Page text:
15 Fawcett Avenue, Winnipeg, Canada
My dear Miss White,
Ever since my husband Corp. Edwin B. Johnstone, told me of your goodness towards him and your splendid nursing, I have intended writing to thank you for all your kindness, but owing to illness in our home and the death of my father I have been kept pretty busy, with not much time for letter writing, so I hope you will forgive my tardy appreciation, which is none the less sincere on that account.
As you perhaps know, I have a sister in the Q.A's, and on that account have great sympathy with all nurses - especially the conscientious ones, such as I know you are, for my husband tells me the boys all call you "Sunshine", and really from your photo (which I have and shall always prize) I do not blame them - indeed heartily endorse their sentiment. In the weariness and sadness you are bound to experience in the course of fulfilling your duty, I assure you, you can take heart and go on, when you remember how thankful the poor boys all are for your cheerfullness and kindness. Such a disposition as yours cannot be anything but a blessing, and I do indeed wish you success in your work.
Perhaps you know that Mr. Johnstone is now at Folkstone seeing what can be done in the way of getting an artificial eye; I don't suppose they will return him to Canada, but give him light duty of some sort in England, and I am content it should be so, as I am proud to say there is not a man in our family who is not in khaki, and my only wish for them if they get wounded is that they should all be as fortunate as Edwin and fall into the tender care of a nurse who is not in the army for the sake of the uniform or what can be got out of it, but is in it for the sake of humanity and love of the Master who said "that in as much as ye have done it unto one of the least of my brethren ye have done it unto me."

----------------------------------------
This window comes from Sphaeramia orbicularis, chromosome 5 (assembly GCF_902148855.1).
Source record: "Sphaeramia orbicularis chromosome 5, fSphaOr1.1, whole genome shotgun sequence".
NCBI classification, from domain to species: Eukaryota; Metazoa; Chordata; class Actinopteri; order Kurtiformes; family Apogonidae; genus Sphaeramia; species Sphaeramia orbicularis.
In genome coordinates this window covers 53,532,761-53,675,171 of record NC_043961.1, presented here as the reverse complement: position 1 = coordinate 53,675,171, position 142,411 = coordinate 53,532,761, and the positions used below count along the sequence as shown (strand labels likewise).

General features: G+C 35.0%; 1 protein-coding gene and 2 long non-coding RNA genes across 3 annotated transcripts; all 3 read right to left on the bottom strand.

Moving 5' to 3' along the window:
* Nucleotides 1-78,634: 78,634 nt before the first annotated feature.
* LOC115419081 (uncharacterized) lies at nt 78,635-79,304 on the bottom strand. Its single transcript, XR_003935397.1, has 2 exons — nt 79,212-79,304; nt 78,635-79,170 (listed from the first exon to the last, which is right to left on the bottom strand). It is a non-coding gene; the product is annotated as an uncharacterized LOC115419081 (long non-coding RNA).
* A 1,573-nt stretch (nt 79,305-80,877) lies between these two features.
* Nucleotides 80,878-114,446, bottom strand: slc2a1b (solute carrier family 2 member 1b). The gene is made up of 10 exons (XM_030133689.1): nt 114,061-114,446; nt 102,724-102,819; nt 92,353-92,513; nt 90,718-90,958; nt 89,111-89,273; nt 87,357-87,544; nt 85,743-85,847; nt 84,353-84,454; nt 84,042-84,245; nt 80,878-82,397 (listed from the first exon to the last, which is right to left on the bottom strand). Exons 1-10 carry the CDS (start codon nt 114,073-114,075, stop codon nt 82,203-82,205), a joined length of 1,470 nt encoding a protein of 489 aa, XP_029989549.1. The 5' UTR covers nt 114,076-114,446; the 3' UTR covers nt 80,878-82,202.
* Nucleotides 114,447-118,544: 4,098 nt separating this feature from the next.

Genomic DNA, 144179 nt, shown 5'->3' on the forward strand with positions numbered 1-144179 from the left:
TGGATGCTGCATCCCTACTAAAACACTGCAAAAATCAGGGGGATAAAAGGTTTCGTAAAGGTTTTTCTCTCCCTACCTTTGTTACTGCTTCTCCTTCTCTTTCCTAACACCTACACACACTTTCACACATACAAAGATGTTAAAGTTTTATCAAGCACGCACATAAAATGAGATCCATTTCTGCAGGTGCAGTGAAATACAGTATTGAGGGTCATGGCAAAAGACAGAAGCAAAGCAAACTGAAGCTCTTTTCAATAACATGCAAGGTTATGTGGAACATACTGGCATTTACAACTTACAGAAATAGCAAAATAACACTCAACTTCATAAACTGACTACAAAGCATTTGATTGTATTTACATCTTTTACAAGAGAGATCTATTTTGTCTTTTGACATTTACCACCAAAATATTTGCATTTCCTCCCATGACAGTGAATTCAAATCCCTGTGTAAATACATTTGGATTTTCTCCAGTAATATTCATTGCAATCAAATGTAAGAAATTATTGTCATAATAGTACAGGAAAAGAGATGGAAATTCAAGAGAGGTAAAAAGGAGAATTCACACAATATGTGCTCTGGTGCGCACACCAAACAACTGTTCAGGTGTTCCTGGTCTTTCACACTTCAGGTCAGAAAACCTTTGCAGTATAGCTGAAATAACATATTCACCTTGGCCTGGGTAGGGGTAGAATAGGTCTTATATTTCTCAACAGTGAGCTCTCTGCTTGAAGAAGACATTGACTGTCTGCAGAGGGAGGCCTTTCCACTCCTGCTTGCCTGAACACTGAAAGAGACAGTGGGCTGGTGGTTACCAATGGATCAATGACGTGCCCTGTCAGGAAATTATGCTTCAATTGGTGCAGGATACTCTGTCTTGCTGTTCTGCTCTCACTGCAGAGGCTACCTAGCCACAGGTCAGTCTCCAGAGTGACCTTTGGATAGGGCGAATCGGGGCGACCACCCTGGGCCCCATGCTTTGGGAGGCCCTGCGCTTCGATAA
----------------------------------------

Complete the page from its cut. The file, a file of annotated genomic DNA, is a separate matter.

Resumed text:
Sincerely and gratefully yours,
Ruby B. Johnstone.
P.S. I have sent you a book of views of Winnipeg, but whether or not the postal authorities will permit it to go through remains to be seen. RBQ.
My mother writes:
After the first world war, Miss White came to live and work in Zambia in an African hospital. Here she met and married a lawyer, Mr James Haddon. They had only one son - James Haddon Jnr, known as Jimmy, whose name is in the register of the old school near the Boma. He also became a lawyer, and later Justice Haddon. He did not marry until after his mother's death (in the 1970s?), to a divorcee. Their house, which was in one of the roads off the Great East Road, running towards the Roman Catholic Church, was sold, with most of the furniture.
I am not sure if this should be Hadden or Haddon, however, the drawer held more surprises: two newspaper clippings from 1936. The first mentions the sale of a property, (perhaps the house in which these papers were found?) to a Mrs Morton for £450, Plot no 62 Fairview, sold by auction by Samuel Haslett at Counsell's Hotel, Lusaka, "lately occupied by Mr. Hadden", with conditions of sale available from Mr John Barklie, solicitor.
The party were met by Mr Kirk, the manager, who gave them a guided tour.
Before leaving, Mrs H. Rich expressed the thanks of the members to Mrs Haddon and Mr Kirk for affording them such an interesting and enlightening morning.
(The reverse side of this clipping has a fragment of an article about Hitler and the Nazis.)
The auction clipping also has the following fragment mentioning Mr and Mrs Susman and their daughter Ella's marriage to Mr Harry Robinson, as well as some news of the Connaught Cup golf tournament, won by Mrs Morgans and Jack Davidson, playing against Mrs Moore and Mr Misplon. A local team plans a trip to Bulawayo, to include Messrs Jager, Burgess and Maxwell.
And to round things out, I would guess that these links refer to the Johnstones in this post: